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RE: User variable (Expert question)

From: Sylvain Lemieux
Subject: RE: User variable (Expert question)
Date: Mon, 10 Feb 2003 14:41:46 -0500


I have made few more tests in an attempt to figure out the differences
between my setup and yours. The first one that poped to me is the fact
that my server sits 500Km from my office and runs on a Linux machine. My
first idea was to say that it shouldn't be matter, but it seems that it
does matter. I setup a local server on my machine and got the same error
you shown me in this email using both 1.10 and 1.11.5. (Pre-commit check
failed) However, when I access my real server, the one that is remote, I
get the following error:

cvs server: commitinfo:16: no such user variable ${=COMMITCODE}
Checking in test.txt;
/serv/cvsroot/v700/src/cv/cvbase/test.txt,v  <--  test.txt
new revision: 1.4; previous revision: 1.3

Please note that my server still uses cvs 1.10.6 which may be part of
the problem. I will get on it right now and get 1.11.5 running on it to
make further test.

Meanwhile, Can you see any reason why the server would react differently
as opposed to local configuration in this case?

Thanks for spending time on my problem.

Sylvain Lemieux, ing.
PCI Geomatics Inc. (The french connection)
On ne peut tomber que si l'on essaie de marcher
Every rain cloud has a silver lining

-----Original Message-----
From: address@hidden
[mailto:address@hidden On Behalf Of
Mark D. Baushke
Sent: Monday, February 10, 2003 1:01 PM
To: Sylvain Lemieux
Cc: address@hidden
Subject: Re: User variable (Expert question) 

Sylvain Lemieux <address@hidden> writes:

> I need the help of a CVS expert that could help solving the following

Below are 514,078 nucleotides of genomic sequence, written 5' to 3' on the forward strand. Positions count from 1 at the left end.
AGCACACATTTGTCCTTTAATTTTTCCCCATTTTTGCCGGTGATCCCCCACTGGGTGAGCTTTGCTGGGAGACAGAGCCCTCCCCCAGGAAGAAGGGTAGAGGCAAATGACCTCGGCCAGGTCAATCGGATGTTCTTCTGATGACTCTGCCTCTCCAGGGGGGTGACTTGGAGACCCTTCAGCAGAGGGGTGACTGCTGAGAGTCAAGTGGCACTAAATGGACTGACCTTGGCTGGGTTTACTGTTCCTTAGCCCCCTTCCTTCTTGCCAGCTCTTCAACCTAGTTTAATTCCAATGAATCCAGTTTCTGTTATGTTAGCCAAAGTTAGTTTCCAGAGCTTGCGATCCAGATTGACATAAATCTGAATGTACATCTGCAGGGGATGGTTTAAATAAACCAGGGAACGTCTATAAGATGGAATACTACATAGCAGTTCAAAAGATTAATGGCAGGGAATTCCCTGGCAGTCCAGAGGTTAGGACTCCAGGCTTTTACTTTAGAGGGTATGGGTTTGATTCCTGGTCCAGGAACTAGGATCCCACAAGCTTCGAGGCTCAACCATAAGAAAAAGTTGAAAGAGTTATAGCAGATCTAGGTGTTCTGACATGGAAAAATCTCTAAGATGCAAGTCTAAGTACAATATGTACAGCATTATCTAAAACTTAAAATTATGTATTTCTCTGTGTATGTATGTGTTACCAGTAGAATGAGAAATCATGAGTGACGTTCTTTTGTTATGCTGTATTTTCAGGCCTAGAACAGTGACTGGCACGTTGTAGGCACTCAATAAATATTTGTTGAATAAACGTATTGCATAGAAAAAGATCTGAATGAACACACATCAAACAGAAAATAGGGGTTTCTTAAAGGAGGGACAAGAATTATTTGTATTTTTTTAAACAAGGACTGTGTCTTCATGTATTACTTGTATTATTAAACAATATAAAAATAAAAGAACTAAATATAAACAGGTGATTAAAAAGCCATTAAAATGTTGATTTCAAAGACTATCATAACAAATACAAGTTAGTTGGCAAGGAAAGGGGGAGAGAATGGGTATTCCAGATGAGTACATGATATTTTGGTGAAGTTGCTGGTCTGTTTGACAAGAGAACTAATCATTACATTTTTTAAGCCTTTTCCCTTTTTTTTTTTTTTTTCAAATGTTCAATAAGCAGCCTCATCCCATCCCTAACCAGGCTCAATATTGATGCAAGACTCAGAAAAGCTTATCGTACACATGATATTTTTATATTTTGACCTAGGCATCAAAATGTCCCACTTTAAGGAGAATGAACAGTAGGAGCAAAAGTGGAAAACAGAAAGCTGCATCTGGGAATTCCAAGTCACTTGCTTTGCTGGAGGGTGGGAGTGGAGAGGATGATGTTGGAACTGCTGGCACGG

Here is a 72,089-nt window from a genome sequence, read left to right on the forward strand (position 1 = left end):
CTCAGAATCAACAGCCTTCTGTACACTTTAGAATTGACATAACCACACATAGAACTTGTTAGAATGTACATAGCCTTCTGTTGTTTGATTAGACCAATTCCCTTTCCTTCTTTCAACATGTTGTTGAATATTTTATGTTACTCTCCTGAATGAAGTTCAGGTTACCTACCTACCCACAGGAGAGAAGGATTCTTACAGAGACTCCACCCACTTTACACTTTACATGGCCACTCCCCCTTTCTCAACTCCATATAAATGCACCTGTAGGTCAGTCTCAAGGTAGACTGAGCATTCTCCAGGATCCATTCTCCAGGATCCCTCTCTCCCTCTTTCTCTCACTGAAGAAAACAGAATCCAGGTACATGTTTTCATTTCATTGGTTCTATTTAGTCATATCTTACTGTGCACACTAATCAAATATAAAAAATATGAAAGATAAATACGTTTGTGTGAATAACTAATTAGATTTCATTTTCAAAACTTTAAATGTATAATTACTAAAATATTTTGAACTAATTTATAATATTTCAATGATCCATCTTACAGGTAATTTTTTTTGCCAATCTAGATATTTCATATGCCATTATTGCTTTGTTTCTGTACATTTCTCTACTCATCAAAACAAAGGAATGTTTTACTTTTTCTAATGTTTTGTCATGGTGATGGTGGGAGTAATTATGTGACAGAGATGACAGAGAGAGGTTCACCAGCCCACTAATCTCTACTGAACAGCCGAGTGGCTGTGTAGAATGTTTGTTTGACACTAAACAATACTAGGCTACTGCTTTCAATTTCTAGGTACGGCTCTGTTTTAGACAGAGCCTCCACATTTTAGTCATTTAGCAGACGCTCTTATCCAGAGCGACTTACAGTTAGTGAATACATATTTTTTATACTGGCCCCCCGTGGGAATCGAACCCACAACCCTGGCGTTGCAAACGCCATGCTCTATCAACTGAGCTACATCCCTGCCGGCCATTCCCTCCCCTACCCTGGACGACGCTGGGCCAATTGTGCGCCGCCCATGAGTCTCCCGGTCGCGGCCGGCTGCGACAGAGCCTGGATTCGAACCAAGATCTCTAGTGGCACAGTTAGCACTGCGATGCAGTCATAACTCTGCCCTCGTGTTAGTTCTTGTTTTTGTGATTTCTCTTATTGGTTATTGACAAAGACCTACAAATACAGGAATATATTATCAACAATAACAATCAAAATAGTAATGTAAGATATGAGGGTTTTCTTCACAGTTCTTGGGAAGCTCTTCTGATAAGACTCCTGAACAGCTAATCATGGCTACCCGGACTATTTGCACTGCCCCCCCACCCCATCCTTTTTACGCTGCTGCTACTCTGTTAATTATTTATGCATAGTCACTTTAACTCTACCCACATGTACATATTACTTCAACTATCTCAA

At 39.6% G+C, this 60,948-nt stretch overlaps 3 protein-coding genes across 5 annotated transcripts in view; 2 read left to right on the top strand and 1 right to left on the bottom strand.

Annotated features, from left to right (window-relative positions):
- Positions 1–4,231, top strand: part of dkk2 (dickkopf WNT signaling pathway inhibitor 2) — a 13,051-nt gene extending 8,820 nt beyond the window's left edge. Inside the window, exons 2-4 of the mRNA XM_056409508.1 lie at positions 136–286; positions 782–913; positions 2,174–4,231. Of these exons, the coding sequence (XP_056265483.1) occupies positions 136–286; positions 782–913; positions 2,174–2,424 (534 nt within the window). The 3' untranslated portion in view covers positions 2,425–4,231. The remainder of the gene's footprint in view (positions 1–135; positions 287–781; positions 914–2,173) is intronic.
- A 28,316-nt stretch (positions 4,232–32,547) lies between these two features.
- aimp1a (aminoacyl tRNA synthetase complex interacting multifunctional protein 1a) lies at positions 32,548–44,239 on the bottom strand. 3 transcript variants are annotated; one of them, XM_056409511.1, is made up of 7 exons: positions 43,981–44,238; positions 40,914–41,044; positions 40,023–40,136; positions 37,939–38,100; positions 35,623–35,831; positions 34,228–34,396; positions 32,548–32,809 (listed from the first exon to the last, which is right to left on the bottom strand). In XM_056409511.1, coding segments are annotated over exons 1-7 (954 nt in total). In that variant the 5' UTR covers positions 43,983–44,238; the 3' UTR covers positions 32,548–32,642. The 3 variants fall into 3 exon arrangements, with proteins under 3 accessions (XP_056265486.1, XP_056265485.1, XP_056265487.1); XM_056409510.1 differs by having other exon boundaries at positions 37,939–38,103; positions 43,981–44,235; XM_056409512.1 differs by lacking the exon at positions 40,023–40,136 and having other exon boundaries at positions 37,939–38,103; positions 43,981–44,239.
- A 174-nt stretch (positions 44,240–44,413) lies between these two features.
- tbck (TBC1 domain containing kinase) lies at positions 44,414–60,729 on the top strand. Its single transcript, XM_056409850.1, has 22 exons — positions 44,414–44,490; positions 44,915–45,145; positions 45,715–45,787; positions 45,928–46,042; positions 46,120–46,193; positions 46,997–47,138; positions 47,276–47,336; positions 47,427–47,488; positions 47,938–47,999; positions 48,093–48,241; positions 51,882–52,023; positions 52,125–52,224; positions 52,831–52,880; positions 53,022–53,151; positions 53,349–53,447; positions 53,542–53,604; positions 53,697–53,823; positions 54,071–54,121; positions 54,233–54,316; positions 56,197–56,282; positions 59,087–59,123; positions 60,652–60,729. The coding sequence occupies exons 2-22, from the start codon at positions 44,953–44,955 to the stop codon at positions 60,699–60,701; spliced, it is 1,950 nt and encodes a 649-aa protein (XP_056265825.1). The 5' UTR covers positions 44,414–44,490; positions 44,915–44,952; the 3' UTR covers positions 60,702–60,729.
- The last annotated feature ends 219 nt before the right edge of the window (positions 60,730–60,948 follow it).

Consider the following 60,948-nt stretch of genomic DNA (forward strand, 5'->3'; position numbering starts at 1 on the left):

> problem:
> I have built a program to check commit and have people provide an
> acceptance code when they commit there modification.
> To do so, I am using a user variable in the commitinfo file to pass
> extra information. Here is the line I have in my commitinfo.
> DEFAULT /serv/CVSROOT/commitcheck ${=COMMITCODE}
> If I use the following command line:
> cvs -s COMMITCODE=12345 commit
> Then ${=COMMITCODE} will be replaced by 12345 and passed as an extra
> argument.
> However, if people do cvs commit, the variable is left undefined and
> commitcheck program isn't called, which create a flaw in my attempt to
> restrict commit. This is real problem for me as people are exploiting
> that flaw to bypass the commit security.
> Is there a way to ensure my program is call even is the variable is
> undefined?
> Any help will be appreciated!

First, a cvs import will not trigger the commitinfo checks, so there is
still a potential hole in your commit process.

Second, using cvs 1.11.5 and the ccvs version I see the following:

  % cvs ci -m test test.c
  cvs server: commitinfo:16: no such user variable ${=COMMITCODE}
  cvs server: Pre-commit check failed
  cvs [server aborted]: correct above errors first!
  % cvs -s COMMITCODE=12345 ci -m test test.c
  RCS file: /tmp/cvs-sanity/cvsroot/CVSROOT/test.c,v
  Checking in test.c;
  /tmp/cvs-sanity/cvsroot/CVSROOT/test.c,v  <--  test.c
  initial revision: 1.1
  cvs server: Rebuilding administrative file database
  % cat -n commitinfo
       1  # The "commitinfo" file is used to control pre-commit checks.
       2  # The filter on the right is invoked with the repository and a
       3  # of files to check.  A non-zero exit of the filter program
       4  # cause the commit to be aborted.
       5  #
       6  # The first entry on a line is a regular expression which is
       7  # against the directory that the change is being committed to,
       8  # to the $CVSROOT.  For the first match that is found, then
the remainder
       9  # of the line is the name of the filter to run.
      10  #
      11  # If the repository name does not match any of the regular
expressions in this
      12  # file, the "DEFAULT" line is used, if it is specified.
      13  #
      14  # If the name "ALL" appears as a regular expression it is
always used
      15  # in addition to the first matching regex or "DEFAULT".
      16  DEFAULT $CVSROOT/CVSROOT/commitcheck foo=${=COMMITCODE}
  % cat /tmp/cvs-santiy/cvsroot/CVSROOT/commitcheck
  case $1 in
    foo=12345) exit 0 ;;
    *) exit 1 ;;

So, I am unable to reproduce your problem. Perhaps you could try with a
newer version of cvs and see if you still have the problem?

        -- Mark

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